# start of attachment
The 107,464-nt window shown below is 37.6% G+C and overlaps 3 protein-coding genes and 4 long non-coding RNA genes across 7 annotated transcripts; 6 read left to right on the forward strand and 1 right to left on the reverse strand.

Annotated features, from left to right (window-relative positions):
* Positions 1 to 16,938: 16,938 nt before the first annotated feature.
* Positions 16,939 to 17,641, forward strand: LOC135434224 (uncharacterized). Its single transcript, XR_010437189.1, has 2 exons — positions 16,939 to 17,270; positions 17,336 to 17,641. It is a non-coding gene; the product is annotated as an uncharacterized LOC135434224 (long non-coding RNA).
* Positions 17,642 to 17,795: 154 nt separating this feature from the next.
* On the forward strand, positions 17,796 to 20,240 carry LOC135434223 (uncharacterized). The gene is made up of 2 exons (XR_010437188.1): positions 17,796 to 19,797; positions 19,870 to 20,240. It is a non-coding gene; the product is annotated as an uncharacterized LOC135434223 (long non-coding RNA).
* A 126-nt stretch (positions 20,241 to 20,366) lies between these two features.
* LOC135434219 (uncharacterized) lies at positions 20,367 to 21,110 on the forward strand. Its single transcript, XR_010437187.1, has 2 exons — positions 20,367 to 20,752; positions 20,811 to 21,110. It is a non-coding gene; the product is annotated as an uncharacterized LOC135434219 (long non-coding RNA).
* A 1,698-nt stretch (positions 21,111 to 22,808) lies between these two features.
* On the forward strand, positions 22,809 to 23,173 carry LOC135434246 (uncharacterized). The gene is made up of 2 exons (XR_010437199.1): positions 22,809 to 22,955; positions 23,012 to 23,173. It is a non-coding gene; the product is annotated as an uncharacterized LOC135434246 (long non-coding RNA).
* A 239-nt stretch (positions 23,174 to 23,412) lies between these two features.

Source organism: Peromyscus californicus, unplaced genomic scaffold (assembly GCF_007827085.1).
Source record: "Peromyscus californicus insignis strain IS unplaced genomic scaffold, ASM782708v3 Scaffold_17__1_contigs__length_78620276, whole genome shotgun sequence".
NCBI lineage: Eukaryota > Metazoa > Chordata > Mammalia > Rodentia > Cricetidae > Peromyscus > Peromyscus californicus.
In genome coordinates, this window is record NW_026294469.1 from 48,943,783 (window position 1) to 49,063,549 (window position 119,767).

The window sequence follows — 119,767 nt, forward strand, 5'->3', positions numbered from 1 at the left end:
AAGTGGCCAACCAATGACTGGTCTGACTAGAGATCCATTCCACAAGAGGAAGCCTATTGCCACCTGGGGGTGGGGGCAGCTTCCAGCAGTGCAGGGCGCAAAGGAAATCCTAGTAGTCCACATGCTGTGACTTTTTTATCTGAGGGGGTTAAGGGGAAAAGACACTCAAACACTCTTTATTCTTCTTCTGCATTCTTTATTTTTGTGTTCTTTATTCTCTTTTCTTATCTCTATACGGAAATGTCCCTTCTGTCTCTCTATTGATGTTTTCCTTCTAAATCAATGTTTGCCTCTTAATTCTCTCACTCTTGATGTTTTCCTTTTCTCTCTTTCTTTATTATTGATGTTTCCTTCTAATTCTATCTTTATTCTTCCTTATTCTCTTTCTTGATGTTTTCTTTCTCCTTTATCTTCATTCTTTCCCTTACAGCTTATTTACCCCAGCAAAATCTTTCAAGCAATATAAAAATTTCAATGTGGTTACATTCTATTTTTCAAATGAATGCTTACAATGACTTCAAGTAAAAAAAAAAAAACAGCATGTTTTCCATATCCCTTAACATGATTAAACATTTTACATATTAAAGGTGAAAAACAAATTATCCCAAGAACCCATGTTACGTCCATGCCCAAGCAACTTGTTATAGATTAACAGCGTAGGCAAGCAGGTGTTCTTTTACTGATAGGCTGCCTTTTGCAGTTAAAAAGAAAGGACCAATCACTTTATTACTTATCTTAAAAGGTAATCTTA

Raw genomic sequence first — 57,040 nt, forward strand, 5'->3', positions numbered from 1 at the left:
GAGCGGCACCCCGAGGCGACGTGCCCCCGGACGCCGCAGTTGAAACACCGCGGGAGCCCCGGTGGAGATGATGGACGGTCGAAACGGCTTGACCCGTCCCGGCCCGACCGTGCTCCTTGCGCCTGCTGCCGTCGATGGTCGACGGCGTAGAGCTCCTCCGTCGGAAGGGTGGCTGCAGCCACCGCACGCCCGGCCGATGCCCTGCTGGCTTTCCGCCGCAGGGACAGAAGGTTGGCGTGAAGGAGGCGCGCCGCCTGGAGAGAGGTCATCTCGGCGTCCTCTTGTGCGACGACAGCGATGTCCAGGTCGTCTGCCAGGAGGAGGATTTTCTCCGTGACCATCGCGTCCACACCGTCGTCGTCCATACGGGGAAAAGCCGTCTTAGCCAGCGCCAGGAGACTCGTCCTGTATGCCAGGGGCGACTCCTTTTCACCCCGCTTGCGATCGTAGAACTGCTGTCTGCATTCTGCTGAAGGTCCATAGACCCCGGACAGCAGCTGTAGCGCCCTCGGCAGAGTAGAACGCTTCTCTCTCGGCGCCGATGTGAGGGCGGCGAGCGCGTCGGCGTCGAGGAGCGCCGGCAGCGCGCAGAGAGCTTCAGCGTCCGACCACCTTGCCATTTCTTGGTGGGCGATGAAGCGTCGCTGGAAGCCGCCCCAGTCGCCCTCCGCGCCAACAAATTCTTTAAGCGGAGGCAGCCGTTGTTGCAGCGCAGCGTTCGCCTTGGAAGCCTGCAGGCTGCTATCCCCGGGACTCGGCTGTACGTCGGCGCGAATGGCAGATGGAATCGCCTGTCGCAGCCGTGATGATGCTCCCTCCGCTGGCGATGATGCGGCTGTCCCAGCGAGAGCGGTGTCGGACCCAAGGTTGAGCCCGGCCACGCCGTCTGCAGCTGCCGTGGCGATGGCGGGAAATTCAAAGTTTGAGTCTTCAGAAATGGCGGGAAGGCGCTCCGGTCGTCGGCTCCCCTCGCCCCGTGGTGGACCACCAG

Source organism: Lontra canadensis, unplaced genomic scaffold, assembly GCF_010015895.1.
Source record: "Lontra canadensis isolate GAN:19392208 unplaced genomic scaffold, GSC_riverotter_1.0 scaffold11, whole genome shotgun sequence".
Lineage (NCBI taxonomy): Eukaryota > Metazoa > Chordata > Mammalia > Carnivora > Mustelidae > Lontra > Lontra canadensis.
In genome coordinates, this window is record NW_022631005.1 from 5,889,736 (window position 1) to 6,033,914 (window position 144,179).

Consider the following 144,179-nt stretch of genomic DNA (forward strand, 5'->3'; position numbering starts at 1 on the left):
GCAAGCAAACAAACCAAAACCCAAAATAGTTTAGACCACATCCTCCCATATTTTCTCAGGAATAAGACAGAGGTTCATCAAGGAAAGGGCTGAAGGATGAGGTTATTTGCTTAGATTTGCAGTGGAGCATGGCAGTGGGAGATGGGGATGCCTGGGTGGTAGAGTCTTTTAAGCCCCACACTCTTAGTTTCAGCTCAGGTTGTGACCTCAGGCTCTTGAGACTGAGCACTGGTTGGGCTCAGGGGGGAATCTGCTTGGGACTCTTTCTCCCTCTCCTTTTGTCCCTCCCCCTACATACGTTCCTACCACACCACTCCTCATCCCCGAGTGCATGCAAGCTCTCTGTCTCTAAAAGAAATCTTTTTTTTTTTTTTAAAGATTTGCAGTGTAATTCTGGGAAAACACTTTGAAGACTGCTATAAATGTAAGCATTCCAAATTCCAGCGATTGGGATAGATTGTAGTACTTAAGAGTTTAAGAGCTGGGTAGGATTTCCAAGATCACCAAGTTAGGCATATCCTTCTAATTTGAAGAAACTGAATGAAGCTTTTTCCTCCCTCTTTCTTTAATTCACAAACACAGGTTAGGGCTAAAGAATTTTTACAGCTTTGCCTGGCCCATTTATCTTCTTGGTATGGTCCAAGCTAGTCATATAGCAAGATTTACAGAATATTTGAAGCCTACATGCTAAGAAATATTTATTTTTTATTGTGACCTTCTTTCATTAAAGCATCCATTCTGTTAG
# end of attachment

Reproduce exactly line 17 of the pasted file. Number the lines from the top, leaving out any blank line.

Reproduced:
AAGTGGCCAACCAATGACTGGTCTGACTAGAGATCCATTCCACAAGAGGAAGCCTATTGCCACCTGGGGGTGGGGGCAGCTTCCAGCAGTGCAGGGCGCAAAGGAAATCCTAGTAGTCCACATGCTGTGACTTTTTTATCTGAGGGGGTTAAGGGGAAAAGACACTCAAACACTCTTTATTCTTCTTCTGCATTCTTTATTTTTGTGTTCTTTATTCTCTTTTCTTATCTCTATACGGAAATGTCCCTTCTGTCTCTCTATTGATGTTTTCCTTCTAAATCAATGTTTGCCTCTTAATTCTCTCACTCTTGATGTTTTCCTTTTCTCTCTTTCTTTATTATTGATGTTTCCTTCTAATTCTATCTTTATTCTTCCTTATTCTCTTTCTTGATGTTTTCTTTCTCCTTTATCTTCATTCTTTCCCTTACAGCTTATTTACCCCAGCAAAATCTTTCAAGCAATATAAAAATTTCAATGTGGTTACATTCTATTTTTCAAATGAATGCTTACAATGACTTCAAGTAAAAAAAAAAAAACAGCATGTTTTCCATATCCCTTAACATGATTAAACATTTTACATATTAAAGGTGAAAAACAAATTATCCCAAGAACCCATGTTACGTCCATGCCCAAGCAACTTGTTATAGATTAACAGCGTAGGCAAGCAGGTGTTCTTTTACTGATAGGCTGCCTTTTGCAGTTAAAAAGAAAGGACCAATCACTTTATTACTTATCTTAAAAGGTAATCTTA